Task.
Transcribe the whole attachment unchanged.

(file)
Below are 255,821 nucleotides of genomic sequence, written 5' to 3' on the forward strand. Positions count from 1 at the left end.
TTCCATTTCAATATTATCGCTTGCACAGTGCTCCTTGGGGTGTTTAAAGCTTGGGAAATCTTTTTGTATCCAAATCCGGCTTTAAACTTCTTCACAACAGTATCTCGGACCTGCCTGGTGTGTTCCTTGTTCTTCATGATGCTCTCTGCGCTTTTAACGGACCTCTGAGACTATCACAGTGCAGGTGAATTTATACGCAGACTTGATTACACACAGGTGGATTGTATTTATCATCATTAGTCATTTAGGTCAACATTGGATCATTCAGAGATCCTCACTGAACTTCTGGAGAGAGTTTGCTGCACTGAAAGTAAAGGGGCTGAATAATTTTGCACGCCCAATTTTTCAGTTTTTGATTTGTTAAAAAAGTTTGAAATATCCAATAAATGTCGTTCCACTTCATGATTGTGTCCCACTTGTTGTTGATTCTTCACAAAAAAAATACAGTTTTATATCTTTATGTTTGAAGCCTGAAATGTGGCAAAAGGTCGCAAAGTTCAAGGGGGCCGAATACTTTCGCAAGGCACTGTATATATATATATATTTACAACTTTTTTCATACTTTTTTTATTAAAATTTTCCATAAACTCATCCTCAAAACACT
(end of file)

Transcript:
Below are 255,821 nucleotides of genomic sequence, written 5' to 3' on the forward strand. Positions count from 1 at the left end.
TTCCATTTCAATATTATCGCTTGCACAGTGCTCCTTGGGGTGTTTAAAGCTTGGGAAATCTTTTTGTATCCAAATCCGGCTTTAAACTTCTTCACAACAGTATCTCGGACCTGCCTGGTGTGTTCCTTGTTCTTCATGATGCTCTCTGCGCTTTTAACGGACCTCTGAGACTATCACAGTGCAGGTGAATTTATACGCAGACTTGATTACACACAGGTGGATTGTATTTATCATCATTAGTCATTTAGGTCAACATTGGATCATTCAGAGATCCTCACTGAACTTCTGGAGAGAGTTTGCTGCACTGAAAGTAAAGGGGCTGAATAATTTTGCACGCCCAATTTTTCAGTTTTTGATTTGTTAAAAAAGTTTGAAATATCCAATAAATGTCGTTCCACTTCATGATTGTGTCCCACTTGTTGTTGATTCTTCACAAAAAAAATACAGTTTTATATCTTTATGTTTGAAGCCTGAAATGTGGCAAAAGGTCGCAAAGTTCAAGGGGGCCGAATACTTTCGCAAGGCACTGTATATATATATATATTTACAACTTTTTTCATACTTTTTTTATTAAAATTTTCCATAAACTCATCCTCAAAACACT